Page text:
YWCA opens safe place for pets to heal with their people

YWCA Board members shown (l to r): Rashed Fakhruddin, Gail Alexander, Joey Hatch, Rita P. Mitchell, Caroline Bradshaw, Amanda Weeks-Geveden (chair), Sharon K. Roberson (CEO), Lisa Ferrelli, Cynthia Whitfield-Story (chair-elect)

The largest emergency pet shelter for victims of domestic abuse in Tennessee is now open on the campus of the YWCA Nashville & Middle Tennessee’s Weaver Domestic Violence Center. Community and civic leaders gathered Aug. 24 for a ribbon-cutting and dedication ceremony at the 800-square foot facility that can house up to eight dogs and six cats at a time. The new pet shelter removes one of the greatest barriers for victims fleeing abuse and will allow people and their pets to stay together and heal together.

“This pet shelter is a game changer in the fight against domestic violence,” said Sharon K. Roberson, president/CEO of YWCA Nashville & Middle Tennessee. “Every week our crisis counselors take calls from victims who need to flee, but they won’t because they would have to leave their pets behind. Thanks to our generous community, victims and their pets can seek safety together at Abbie’s Safe Home right here on the campus of the Weaver Center.”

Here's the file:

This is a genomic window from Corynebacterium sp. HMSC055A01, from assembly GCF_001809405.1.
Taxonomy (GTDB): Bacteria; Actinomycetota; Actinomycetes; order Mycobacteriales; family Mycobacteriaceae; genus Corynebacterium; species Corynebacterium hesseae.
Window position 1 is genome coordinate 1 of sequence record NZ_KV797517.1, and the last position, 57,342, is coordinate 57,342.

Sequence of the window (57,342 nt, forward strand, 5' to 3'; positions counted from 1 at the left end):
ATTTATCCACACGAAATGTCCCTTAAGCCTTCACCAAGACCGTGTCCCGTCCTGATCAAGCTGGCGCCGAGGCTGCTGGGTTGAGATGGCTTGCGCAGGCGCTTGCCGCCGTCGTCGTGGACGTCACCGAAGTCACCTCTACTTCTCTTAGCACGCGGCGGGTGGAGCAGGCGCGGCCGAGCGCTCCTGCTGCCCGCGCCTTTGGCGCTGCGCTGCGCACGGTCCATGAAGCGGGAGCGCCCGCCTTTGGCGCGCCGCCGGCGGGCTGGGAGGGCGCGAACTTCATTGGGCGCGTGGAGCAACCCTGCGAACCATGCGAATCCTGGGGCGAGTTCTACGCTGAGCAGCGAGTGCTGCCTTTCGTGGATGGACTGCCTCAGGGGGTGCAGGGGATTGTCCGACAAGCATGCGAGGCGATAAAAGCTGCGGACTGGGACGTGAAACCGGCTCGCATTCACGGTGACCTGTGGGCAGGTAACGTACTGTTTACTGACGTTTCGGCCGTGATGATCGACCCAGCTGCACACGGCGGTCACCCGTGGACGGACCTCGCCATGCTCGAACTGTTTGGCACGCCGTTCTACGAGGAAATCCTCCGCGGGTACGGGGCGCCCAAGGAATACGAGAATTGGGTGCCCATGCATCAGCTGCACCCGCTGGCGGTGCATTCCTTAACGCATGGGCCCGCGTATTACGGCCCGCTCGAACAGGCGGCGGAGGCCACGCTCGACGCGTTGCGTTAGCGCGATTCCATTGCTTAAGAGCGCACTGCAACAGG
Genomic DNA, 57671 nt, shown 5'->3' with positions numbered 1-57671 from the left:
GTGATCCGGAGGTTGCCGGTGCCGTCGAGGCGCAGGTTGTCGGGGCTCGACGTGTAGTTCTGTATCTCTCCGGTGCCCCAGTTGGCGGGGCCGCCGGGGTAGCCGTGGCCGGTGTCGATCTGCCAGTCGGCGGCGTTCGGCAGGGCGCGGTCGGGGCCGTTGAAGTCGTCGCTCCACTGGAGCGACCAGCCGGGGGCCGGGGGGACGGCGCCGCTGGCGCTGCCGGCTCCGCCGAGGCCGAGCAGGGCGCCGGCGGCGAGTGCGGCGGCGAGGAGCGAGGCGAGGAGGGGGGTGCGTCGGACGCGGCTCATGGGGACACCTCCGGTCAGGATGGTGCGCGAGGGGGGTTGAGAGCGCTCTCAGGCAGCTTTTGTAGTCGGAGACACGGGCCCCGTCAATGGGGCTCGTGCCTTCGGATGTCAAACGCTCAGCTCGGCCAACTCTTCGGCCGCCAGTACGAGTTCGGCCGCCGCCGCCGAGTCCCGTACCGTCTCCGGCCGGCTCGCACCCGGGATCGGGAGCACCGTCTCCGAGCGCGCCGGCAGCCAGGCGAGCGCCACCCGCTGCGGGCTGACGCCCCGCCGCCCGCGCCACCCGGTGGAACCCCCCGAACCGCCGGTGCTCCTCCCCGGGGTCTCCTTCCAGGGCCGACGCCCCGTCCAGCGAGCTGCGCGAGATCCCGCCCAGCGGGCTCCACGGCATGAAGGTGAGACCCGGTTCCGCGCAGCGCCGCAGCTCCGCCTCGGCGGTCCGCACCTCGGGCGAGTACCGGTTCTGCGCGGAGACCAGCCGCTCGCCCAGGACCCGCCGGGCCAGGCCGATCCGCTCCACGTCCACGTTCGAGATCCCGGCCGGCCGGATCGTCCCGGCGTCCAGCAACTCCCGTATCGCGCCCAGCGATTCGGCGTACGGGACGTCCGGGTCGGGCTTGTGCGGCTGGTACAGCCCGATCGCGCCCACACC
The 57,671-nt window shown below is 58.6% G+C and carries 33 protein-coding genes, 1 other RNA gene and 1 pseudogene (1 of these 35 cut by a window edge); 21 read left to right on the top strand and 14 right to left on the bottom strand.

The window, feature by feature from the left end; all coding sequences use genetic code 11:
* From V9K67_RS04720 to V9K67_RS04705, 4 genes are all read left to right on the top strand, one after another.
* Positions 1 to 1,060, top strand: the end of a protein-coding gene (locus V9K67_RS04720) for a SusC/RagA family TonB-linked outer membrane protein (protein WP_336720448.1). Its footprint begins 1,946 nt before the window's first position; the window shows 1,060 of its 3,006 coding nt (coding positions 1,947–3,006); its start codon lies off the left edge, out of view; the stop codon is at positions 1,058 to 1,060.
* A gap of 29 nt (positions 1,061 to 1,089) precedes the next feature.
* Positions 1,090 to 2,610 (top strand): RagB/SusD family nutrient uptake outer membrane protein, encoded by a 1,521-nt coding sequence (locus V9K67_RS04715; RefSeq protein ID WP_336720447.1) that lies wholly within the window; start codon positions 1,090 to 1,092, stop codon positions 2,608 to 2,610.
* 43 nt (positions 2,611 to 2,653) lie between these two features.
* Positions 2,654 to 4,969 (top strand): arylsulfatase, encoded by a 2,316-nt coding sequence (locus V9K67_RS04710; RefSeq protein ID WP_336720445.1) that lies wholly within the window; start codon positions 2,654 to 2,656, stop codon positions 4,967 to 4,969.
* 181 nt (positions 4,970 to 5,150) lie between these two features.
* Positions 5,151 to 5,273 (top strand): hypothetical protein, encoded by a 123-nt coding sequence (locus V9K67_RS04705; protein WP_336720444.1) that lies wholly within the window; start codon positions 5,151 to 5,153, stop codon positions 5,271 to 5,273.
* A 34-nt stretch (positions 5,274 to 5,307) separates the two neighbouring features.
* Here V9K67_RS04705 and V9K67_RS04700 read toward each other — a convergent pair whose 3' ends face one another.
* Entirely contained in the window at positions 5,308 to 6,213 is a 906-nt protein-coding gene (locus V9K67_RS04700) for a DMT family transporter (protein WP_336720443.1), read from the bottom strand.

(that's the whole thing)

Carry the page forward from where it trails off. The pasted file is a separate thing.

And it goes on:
YWCA spent several years planning for this significant expansion of programming on the Weaver Center campus. YWCA volunteer and board member Gail Alexander has helped lead this effort. A passionate animal lover and advocate for victims of domestic violence, Alexander and her late mother (Abbie Wallace) contributed the initial investment in this life-saving program. Abbie’s Safe Home is named in her mother’s honor.

In addition to Alexander’s contributions, YWCA received support from many individual donors, corporations, and the U.S. Dept. of Justice. Local and national foundations and nonprofits, including Be Like Henry, Dugas Family Foundation, and RedRover, stepped up with significant grants for the life-saving pet project.

“RedRover is thrilled to support YWCA Nashville & Middle Tennessee in the creation of their new Abbie’s Safe Home,” said Nicole Forsyth, president/CEO of RedRover. “Domestic violence survivors often delay leaving their abuser because they cannot bring their pet. This large pet shelter removes that barrier and allows more survivors and their pets to seek safety together so they can begin the healing process together.”

COVID-19 added more urgency to this effort, as the pandemic revealed how many individuals (and their pets) are not safer at home. Amazon delivered the final piece of funding in late 2020. This investment enabled the YWCA to build and staff the state-of-the-art facility that includes high quality steel kennels, an isolation room (to verify vaccinations and pet health), and two large, fenced-in play yards.

“It is heartbreaking to think domestic violence survivors would have to choose between escaping a dangerous situation and leaving their pets behind,” said Courtney Ross, senior manager, of External Affairs at Amazon’s Nashville office. “By providing shelter to the pets of domestic violence victims, Abbie’s Home will mean more of our vulnerable neighbors can find safe refuge.”

The new pet shelter is expected to help and heal up to 100 pets annually. YWCA’s Weaver Domestic Violence Center offered over 13,200 nights of safety to survivors fleeing abuse last year and responded to more than 4,700 crisis calls and texts.

Leave a Reply